Everything You Need To Know About Fermented Beauty Products

Like most people, when we hear the word "fermentation," our minds immediately jump to kimchi, kombucha, and sauerkraut. Fermentation isn't a process exclusive to food, though — it's a major component in certain skin-care products. In fact, fermentation has long been integral to the Korean and Eastern beauty market. And beer, apple cider vinegar, and yogurt have been used for centuries as at-home treatments. But as the technology and demand for fermented ingredients develops (and as marketers catch on to the trend), you can expect to see it just about everywhere.
Before you reach for that extra serving of kimchi, though, let's back up a bit. What the hell is fermentation, anyway? And what does it mean for your night cream? According to Craig Kraffert, MD, board-certified dermatologist and president of Amarte, fermentation is the metabolic process of converting sugars into acids, gases, or alcohols using yeast and/or bacteria. It's commonly used to make popular foods and drinks, but where skin care is concerned, fermentation holds a host of possibilities.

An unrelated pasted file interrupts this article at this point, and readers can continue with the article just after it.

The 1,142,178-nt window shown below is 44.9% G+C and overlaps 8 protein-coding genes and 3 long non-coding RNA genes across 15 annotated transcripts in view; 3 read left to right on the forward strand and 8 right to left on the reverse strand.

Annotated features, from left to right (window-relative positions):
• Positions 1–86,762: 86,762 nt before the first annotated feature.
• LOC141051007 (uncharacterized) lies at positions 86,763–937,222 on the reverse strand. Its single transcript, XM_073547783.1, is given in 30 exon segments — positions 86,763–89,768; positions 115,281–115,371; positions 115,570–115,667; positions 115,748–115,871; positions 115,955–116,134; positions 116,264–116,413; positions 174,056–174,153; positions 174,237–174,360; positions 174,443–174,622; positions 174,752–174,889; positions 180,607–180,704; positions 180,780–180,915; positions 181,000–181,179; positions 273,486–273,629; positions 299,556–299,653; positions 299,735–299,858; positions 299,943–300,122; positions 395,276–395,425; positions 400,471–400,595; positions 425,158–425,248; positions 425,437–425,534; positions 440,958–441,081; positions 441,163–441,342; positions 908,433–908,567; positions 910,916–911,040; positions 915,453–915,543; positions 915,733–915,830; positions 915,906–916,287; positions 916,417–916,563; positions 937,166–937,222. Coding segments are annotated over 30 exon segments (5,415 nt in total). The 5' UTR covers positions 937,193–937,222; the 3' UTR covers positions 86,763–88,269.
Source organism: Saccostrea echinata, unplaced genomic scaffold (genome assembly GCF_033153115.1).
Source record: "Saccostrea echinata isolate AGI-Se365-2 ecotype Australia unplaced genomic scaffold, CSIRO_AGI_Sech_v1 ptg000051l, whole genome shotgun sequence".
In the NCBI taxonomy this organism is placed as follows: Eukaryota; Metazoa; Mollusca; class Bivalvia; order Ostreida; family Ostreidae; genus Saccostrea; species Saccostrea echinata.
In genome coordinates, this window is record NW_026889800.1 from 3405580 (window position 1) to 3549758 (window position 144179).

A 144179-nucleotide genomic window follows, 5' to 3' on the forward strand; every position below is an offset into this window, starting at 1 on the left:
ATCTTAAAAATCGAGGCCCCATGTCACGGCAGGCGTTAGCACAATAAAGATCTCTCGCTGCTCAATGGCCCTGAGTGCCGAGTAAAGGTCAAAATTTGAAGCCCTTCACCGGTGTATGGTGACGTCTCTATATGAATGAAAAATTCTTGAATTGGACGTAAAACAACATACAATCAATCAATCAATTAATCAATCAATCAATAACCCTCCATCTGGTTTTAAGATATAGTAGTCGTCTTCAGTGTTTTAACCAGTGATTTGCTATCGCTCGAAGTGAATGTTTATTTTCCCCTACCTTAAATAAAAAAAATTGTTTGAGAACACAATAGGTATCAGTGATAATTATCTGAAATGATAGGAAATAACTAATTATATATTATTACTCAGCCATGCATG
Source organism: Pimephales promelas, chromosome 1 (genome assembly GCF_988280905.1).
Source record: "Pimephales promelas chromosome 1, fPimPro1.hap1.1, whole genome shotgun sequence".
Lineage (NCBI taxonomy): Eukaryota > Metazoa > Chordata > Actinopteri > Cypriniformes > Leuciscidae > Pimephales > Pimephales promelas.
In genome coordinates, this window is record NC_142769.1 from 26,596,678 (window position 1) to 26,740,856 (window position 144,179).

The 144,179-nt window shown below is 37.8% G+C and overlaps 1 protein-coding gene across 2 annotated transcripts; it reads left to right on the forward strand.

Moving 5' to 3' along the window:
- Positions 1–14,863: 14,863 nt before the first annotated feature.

The most important: increasing the potency of ingredients like tea, ginseng, and rice. "Fermentation helps enhance the beneficial properties [of] natural extracts," says Dr. Kraffert. "It also causes the breakdown of larger organic plant structures and complex molecules into smaller — and potentially more bioactive — molecules." Translation: Because the molecules are smaller, they are more readily absorbed into your skin.
Mary Schook, licensed aesthetician and founder of M.S. Apothecary, adds that since most fermented ingredients are acidic, "They help to naturally exfoliate dead cells, allowing product to penetrate deeper." According to both Dr. Kraffert and Schook, fermented ingredients are often loaded with antioxidants and anti-inflammatory ingredients and can provide a calming and brightening effect to the skin. Schook also notes that many fermented ingredients are known for promoting healthy bacteria growth on the skin, while simultaneously eliminating bad bacteria.
But as we're sure your mother has told you a hundred times, everything in moderation. Schook warns that there are risks when using fermented products: "Because most fermented ingredients in skin care are acids, you have to worry about sun sensitivity," she says. So, be sure to diligently apply your SPF (which we know you always do anyway).
So grab a beer (or maybe a glass of kombucha) and check out our favorite fermented beauty products in the slides ahead.

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